Fluorine (name derived from Latin fleure, meaning to flow) is the lightest of the halogens, the most reactive of all the elements. In 1886, a French chemist, Ferdinand Frederic Henri Moissant (1852-1907), was the first to isolate fluorine [1]. He used platinum electrodes to produce fluorine from the electrolysis of potassium fluoride (KF), a hydrofluoric acid. In 1872, Sir James Crighton-Browne postulated that a deficiency of fluorine was responsible for higher incidency of dental carries [2]. In 1892, a Belgian chemist Frederic Jean Edmond Swarts discovered the Cl/F exchange chemistry of the inorganic antimony trifluoride (SbF3), a hydrofluoric acid (HF) widely used in dyeing and pottery [3]. The reaction, commonly called “Swarts reaction”, has since been improved to be an industrial process for the preparation of organofluorine compounds, such as for the synthesis of dimethyl and trimethyl chlorosilanes [4].

Although fluorine is the thirteenth most abundant element in the earth’s crust, fluoride concentrations in surface water are low and fluorinated metabolites are extremely rare [5]. Indeed, up-todate, only 13 naturally occurring fluorinated organic compounds are known. Among them, we can cite the bacterial fluorinating enzyme 5’-fluoro-5’-deoxyadenosine synthase used by Streptomyces cattleya to naturally catalyze a fluorination reaction [5]. This microorganism can form carbon-fluorine (C-F) bonds using aqueous fluoride through a nucleophilic substitution mechanism.

This particular rarity of natural fluorination is of high industrial importance, with applications in pharmaceutical, biomedical, agrochemical and materials products.

Carbon-Fluorine Properties And Effects

The C-F bond is the most polar bond in organic chemistry, and thus the bond has a relatively large dipole moment with a significant -ve charge density on the fluorine atom and correspondingly a +ve charge density on carbon [6]. Because the C-F bond has a much greater dipole moment than does the carbon-hydrogen (C-H) bond, a stronger binding with dipolar water might be expected [7]. The electrostatic nature of the C-F bond renders it the strongest one in organic chemistry [6]. Further, C-F displays isoelectronic effects to oxygen (-O) atom and hydroxyl (-OH) group, and the high electronegativity of fluorine (-F) frequently alerts chemical reactivity. However, the (-F) atom itself is almost non-polarizable, and thus, despite the charge localization on (-F), it is a poor hydrogen-bonding acceptor [6]. Although the polarizability of (-F) in the C-F bond is relatively low, considering its position in the periodic table, the dispersion interactions of C-F with water are reasonably expected to be more attractive than those of C-H with water [8]. Therefore, a fluorocarbon surface could be argued to be more hydrophilic than the corresponding hydrocarbon. A plausible resolution could be that the fluorocarbon with a molecular crosssection of 28.3 Å2 [9] occupies sufficiently more volume and surface area in water than the corresponding hydrocarbon with molecular crosssection of 18.9 Å2 [10]. It has recently be found that (poor) interaction of water with a hydrophobic solute/surface, such as fluorinated surfaces, is primarily a function of van der Waals interactions and is substantially independent of electrostatic interactions [7].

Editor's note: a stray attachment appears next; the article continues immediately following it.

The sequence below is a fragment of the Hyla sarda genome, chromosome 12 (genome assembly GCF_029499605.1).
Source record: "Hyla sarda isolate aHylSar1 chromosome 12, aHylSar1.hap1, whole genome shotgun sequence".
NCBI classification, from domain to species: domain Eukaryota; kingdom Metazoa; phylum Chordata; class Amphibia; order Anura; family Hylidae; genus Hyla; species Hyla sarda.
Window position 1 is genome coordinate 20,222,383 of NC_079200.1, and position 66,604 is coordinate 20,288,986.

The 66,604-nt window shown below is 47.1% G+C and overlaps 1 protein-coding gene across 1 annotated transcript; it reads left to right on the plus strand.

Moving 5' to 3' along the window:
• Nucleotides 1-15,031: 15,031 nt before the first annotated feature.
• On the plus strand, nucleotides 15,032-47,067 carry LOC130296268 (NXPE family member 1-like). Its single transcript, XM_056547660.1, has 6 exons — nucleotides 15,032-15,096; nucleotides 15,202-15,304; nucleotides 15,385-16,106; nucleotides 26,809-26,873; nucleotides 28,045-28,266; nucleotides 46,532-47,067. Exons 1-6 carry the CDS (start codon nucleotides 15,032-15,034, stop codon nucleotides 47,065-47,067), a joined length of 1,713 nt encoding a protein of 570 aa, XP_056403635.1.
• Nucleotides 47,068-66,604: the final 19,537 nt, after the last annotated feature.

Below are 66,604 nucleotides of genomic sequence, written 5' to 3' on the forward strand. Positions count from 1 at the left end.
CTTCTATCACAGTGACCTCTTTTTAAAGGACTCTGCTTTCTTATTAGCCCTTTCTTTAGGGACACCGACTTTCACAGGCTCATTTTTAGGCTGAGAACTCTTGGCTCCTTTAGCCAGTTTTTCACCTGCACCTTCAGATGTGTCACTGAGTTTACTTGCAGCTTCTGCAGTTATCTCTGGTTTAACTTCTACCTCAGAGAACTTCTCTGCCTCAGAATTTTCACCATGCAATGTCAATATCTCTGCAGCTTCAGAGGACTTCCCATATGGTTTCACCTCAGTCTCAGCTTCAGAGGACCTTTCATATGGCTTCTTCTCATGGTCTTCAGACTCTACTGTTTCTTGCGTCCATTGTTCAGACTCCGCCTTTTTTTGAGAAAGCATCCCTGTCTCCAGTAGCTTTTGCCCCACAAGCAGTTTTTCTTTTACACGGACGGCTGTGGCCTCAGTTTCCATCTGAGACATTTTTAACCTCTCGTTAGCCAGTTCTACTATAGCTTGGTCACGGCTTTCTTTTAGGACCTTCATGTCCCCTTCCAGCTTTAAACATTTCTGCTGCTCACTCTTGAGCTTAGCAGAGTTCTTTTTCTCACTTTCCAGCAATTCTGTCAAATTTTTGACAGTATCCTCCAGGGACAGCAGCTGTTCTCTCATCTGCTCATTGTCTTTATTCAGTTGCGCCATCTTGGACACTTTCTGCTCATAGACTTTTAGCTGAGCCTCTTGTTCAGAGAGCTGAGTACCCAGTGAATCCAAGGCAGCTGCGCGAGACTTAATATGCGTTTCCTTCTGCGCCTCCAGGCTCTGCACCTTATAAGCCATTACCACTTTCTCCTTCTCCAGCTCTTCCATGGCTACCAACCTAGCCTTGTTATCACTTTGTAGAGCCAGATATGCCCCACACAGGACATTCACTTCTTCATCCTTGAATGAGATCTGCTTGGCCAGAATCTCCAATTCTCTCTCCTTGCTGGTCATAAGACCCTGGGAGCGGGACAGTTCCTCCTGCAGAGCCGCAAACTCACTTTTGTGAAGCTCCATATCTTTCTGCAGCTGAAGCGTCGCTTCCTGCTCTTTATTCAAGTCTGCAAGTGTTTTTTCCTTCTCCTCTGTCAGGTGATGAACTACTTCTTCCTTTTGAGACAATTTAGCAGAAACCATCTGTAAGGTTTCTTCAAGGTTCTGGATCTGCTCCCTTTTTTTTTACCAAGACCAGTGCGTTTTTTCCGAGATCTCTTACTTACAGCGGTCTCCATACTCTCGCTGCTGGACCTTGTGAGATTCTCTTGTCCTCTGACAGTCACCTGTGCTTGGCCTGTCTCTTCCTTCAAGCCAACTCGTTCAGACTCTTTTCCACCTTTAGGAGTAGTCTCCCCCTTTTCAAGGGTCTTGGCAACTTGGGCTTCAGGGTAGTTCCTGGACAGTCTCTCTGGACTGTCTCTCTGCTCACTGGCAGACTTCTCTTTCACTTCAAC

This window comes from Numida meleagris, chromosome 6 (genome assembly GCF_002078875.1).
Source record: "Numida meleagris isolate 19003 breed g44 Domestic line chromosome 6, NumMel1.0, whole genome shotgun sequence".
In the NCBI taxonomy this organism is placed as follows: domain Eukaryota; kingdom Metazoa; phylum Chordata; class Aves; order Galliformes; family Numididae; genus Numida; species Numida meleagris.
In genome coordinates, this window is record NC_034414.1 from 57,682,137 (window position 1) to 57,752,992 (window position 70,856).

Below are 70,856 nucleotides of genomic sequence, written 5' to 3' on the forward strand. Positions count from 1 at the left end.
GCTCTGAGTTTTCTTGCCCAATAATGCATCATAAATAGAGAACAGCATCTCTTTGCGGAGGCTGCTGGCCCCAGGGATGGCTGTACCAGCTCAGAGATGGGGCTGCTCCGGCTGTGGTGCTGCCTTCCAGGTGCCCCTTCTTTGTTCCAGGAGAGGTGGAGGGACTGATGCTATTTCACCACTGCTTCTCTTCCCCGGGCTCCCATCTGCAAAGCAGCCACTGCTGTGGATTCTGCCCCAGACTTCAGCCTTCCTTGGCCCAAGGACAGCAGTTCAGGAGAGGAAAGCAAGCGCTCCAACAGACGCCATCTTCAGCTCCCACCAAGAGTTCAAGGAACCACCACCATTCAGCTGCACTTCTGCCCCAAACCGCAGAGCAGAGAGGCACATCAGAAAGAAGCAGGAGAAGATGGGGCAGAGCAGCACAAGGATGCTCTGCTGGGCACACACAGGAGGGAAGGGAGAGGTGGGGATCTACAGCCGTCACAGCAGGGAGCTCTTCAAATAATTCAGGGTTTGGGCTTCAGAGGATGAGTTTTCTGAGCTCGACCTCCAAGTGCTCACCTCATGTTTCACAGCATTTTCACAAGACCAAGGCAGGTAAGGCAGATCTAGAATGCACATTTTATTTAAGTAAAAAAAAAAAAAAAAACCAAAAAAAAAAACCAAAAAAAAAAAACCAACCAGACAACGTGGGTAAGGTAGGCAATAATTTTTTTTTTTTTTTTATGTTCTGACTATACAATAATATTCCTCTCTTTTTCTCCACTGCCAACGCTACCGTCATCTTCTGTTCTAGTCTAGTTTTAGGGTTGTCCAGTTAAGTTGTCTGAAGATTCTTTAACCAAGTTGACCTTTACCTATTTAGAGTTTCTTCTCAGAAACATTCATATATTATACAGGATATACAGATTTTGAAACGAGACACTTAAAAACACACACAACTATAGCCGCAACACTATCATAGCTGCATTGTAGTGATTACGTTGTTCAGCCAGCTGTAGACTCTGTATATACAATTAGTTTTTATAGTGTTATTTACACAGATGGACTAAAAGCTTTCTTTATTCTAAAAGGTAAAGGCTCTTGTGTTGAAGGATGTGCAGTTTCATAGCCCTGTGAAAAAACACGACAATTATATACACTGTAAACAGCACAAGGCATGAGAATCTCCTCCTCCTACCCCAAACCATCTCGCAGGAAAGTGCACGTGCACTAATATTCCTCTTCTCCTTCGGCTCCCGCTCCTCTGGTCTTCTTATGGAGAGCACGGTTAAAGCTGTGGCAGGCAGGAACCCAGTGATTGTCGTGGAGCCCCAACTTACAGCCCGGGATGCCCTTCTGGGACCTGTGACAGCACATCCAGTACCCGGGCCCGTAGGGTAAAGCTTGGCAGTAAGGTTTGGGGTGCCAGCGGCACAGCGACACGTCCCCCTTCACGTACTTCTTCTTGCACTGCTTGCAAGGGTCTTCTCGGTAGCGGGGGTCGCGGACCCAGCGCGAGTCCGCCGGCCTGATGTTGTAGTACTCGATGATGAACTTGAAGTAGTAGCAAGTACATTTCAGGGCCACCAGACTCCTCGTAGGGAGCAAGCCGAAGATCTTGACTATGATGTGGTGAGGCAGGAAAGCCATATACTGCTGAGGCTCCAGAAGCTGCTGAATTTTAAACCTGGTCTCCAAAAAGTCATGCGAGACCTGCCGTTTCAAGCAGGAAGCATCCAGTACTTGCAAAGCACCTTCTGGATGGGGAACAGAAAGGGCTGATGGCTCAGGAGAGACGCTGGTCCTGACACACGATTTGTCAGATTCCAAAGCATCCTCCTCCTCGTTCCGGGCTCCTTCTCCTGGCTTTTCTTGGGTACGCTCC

Overall, fluorination displays the following properties [11]: (i) enhancement of thermal stability (C-F: 107 Kcal/mol), (ii) increase of lipophilicity and hydrophobicity, (iii) improvement of the molecular bioavailability, and (iv) capability of mimicking enzyme substrate (comparable in size to H, 1.47Å versus 1.20Å).

Eventually, organofluorine affects nearly all physical, adsorption, distribution, metabolism, and excretion properties of a lead compound. Its inductive effects are relatively well understood (e.g. enhancement of bioavailability by reducing the basicity of neighboring amines). In contrast, exploration of the specific influence of C-F single bonds on docking interactions, whether through direct contact with the protein or through stereoelectronic effects on molecular conformation of the drug, remains poorly characterized and needs more attention.

Fundamental Applications Of Fluorocarbons In Oncology